The existing data we have on squirrel genetics suggests that it's the MC1R gene that plays the most significant role in squirrel coat colouration, although in other mammals (and perhaps to a lesser extent in squirrels too) the agouti gene is in control. Scientists at the Oak Ridge National Laboratory (ORNL) in Tennessee, for example, have discovered that mice born without the agouti gene are totally black, while those born with a mutated allele (the ‘non-agouti’ gene) that is ‘always on’ are totally yellow. The reason for this is that when the gene is ‘on’ it causes the secretion of the agouti protein, which stimulates the melanocytes to produce phaeomelanin, leading to a pale yellow band in the hair; but, when it’s ‘off’ no protein is present and the melanocytes return to producing eumelanin, so a dark band is deposited.
Variation on a theme
In tree squirrels (those of the genus Sciurus), we see considerable variation in coat colour. Both Grey (S. carolinensis) and Red squirrels (S. vulgaris) exhibit white and melanistic (black or very dark) forms, called morphs, as well as their wild-type (normal) colouration. So, can we be a bit more specific as to what causes these different pelage colours? Well, geneticists consider that all variation from the wild-type arises through mutation and, although the precise mechanism(s) of melanin deposition in squirrel hair is still unclear, it seems probable that it follows the process observed in other mammals.
In order to best understand the occurrence of black and white morphs, we first need to understand what makes wild-type squirrels grey. Recent research by Helen McRobie, Alison Thomas and Jo Kelly, at Anglia Ruskin University in Cambridge, has provided an insight into how squirrel colouration works at both a physical and genetic level – their findings were published in a paper to the Journal of Heredity during 2009. The researchers collected hair from the back, sides and belly of 34 Grey squirrels representing all British colour morphs and subjected them to microscopic and genetic analysis. It transpires that each hair could be categorized into one of seven distinct groups, or 'types', according to the pattern of pigmentation (from all black, through various bandings to all white) and that each colour morph had differing amounts of each hair type. Wild-type grey squirrels have six of these hair groups that together provide the grizzled-grey appearance. In other words, the normal grey fur is actually a subtle blend of six different hair types, each with a different pattern of black (eumelanin), orange (phaeomelanin) and white (pigmentless) banding.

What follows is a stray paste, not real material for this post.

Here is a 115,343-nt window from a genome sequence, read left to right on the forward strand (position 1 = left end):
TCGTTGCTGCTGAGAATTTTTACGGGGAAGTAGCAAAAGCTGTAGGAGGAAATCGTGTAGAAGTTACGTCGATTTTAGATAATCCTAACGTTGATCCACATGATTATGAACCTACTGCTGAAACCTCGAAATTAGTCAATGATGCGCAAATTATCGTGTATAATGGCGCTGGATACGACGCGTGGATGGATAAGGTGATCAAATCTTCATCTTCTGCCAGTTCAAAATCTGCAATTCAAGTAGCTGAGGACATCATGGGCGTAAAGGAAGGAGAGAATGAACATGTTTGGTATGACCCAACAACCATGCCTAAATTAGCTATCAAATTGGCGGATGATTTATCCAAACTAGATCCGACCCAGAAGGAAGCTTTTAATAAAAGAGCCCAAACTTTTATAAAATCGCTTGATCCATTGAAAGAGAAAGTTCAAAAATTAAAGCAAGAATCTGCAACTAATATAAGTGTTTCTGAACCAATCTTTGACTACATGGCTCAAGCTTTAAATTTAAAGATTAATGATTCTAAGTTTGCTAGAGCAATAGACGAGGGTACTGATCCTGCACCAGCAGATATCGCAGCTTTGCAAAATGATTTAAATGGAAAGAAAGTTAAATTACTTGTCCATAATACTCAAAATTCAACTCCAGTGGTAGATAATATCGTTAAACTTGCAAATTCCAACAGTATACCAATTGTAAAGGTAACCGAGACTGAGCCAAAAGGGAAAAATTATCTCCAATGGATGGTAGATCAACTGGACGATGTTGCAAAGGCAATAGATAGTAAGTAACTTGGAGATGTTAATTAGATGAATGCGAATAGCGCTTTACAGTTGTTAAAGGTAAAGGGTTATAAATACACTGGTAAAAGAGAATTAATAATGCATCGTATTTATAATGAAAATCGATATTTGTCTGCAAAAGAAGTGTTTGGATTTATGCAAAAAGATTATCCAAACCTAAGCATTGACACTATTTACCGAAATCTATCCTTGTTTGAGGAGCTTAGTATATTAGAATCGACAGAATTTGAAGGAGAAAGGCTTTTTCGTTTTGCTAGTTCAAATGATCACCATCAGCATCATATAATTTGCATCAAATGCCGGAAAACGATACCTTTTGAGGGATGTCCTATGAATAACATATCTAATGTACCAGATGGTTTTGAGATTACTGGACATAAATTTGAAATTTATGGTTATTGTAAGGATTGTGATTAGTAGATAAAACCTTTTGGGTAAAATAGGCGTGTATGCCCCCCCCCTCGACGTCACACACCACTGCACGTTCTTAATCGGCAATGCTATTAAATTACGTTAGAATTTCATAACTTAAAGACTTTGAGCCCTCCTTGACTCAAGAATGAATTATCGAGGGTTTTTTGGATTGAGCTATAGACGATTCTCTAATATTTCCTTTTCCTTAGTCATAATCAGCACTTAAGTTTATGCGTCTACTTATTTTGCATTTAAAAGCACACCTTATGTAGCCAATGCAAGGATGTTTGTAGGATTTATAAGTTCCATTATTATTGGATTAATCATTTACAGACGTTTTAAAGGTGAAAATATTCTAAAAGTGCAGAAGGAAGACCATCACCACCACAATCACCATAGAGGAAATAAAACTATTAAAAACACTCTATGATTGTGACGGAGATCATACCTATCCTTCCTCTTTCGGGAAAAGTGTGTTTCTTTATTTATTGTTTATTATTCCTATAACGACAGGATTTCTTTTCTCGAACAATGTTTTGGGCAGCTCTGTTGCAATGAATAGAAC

Black morphs of both Red and Grey squirrels are known, although black Reds are very rare in the UK and when most people see a black squirrel in Britain it is a black morph of our ubiquitous Grey. Until recently, black Grey squirrels (hence forth, just “black squirrels”) were something of an enigma; even now they are becoming increasingly common in England, they still draw great public interest. Black squirrels are relatively common elsewhere in their range, particularly in North America, and some towns even have them as mascots.